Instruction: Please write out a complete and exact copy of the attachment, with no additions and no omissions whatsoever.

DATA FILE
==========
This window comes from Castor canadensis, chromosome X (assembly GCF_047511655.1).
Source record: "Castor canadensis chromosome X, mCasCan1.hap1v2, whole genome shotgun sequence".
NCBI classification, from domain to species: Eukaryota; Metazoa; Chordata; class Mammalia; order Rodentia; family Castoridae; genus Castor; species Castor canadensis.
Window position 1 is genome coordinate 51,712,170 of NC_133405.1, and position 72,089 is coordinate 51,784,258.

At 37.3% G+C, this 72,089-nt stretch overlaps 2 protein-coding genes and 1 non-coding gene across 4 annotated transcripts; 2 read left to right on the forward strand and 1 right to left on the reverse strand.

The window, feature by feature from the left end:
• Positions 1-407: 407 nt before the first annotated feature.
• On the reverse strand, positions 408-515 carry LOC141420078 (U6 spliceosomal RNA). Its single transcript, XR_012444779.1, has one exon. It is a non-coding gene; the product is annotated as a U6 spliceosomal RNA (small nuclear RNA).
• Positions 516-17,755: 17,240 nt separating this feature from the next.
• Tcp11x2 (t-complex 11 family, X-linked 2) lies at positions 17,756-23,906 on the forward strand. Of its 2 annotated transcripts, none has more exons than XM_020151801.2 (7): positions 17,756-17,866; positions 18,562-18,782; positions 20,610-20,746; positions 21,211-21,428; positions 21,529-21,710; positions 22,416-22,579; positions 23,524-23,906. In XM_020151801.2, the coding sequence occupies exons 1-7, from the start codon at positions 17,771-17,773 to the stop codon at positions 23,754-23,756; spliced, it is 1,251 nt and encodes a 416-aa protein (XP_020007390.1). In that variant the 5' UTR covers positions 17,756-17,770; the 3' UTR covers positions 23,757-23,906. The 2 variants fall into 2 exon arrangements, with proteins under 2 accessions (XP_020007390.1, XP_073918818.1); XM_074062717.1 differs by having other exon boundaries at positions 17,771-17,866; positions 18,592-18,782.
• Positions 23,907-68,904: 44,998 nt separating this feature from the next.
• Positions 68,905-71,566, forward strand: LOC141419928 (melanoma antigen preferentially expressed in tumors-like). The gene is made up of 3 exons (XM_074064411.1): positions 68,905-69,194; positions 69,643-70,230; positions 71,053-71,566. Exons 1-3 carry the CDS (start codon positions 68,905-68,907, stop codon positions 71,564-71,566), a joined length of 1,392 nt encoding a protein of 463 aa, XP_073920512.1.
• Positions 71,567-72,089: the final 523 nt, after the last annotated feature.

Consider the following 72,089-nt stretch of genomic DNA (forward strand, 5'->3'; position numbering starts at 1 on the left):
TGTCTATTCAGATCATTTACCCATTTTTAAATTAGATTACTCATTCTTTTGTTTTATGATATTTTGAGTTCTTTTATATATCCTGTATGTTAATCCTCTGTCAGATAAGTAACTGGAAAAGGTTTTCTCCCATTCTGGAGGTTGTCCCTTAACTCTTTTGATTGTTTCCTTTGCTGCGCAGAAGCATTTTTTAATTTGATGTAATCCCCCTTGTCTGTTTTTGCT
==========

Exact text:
This window comes from Castor canadensis, chromosome X (assembly GCF_047511655.1).
Source record: "Castor canadensis chromosome X, mCasCan1.hap1v2, whole genome shotgun sequence".
NCBI classification, from domain to species: Eukaryota; Metazoa; Chordata; class Mammalia; order Rodentia; family Castoridae; genus Castor; species Castor canadensis.
Window position 1 is genome coordinate 51,712,170 of NC_133405.1, and position 72,089 is coordinate 51,784,258.

At 37.3% G+C, this 72,089-nt stretch overlaps 2 protein-coding genes and 1 non-coding gene across 4 annotated transcripts; 2 read left to right on the forward strand and 1 right to left on the reverse strand.

The window, feature by feature from the left end:
• Positions 1-407: 407 nt before the first annotated feature.
• On the reverse strand, positions 408-515 carry LOC141420078 (U6 spliceosomal RNA). Its single transcript, XR_012444779.1, has one exon. It is a non-coding gene; the product is annotated as a U6 spliceosomal RNA (small nuclear RNA).
• Positions 516-17,755: 17,240 nt separating this feature from the next.
• Tcp11x2 (t-complex 11 family, X-linked 2) lies at positions 17,756-23,906 on the forward strand. Of its 2 annotated transcripts, none has more exons than XM_020151801.2 (7): positions 17,756-17,866; positions 18,562-18,782; positions 20,610-20,746; positions 21,211-21,428; positions 21,529-21,710; positions 22,416-22,579; positions 23,524-23,906. In XM_020151801.2, the coding sequence occupies exons 1-7, from the start codon at positions 17,771-17,773 to the stop codon at positions 23,754-23,756; spliced, it is 1,251 nt and encodes a 416-aa protein (XP_020007390.1). In that variant the 5' UTR covers positions 17,756-17,770; the 3' UTR covers positions 23,757-23,906. The 2 variants fall into 2 exon arrangements, with proteins under 2 accessions (XP_020007390.1, XP_073918818.1); XM_074062717.1 differs by having other exon boundaries at positions 17,771-17,866; positions 18,592-18,782.
• Positions 23,907-68,904: 44,998 nt separating this feature from the next.
• Positions 68,905-71,566, forward strand: LOC141419928 (melanoma antigen preferentially expressed in tumors-like). The gene is made up of 3 exons (XM_074064411.1): positions 68,905-69,194; positions 69,643-70,230; positions 71,053-71,566. Exons 1-3 carry the CDS (start codon positions 68,905-68,907, stop codon positions 71,564-71,566), a joined length of 1,392 nt encoding a protein of 463 aa, XP_073920512.1.
• Positions 71,567-72,089: the final 523 nt, after the last annotated feature.

Consider the following 72,089-nt stretch of genomic DNA (forward strand, 5'->3'; position numbering starts at 1 on the left):
TGTCTATTCAGATCATTTACCCATTTTTAAATTAGATTACTCATTCTTTTGTTTTATGATATTTTGAGTTCTTTTATATATCCTGTATGTTAATCCTCTGTCAGATAAGTAACTGGAAAAGGTTTTCTCCCATTCTGGAGGTTGTCCCTTAACTCTTTTGATTGTTTCCTTTGCTGCGCAGAAGCATTTTTTAATTTGATGTAATCCCCCTTGTCTGTTTTTGCT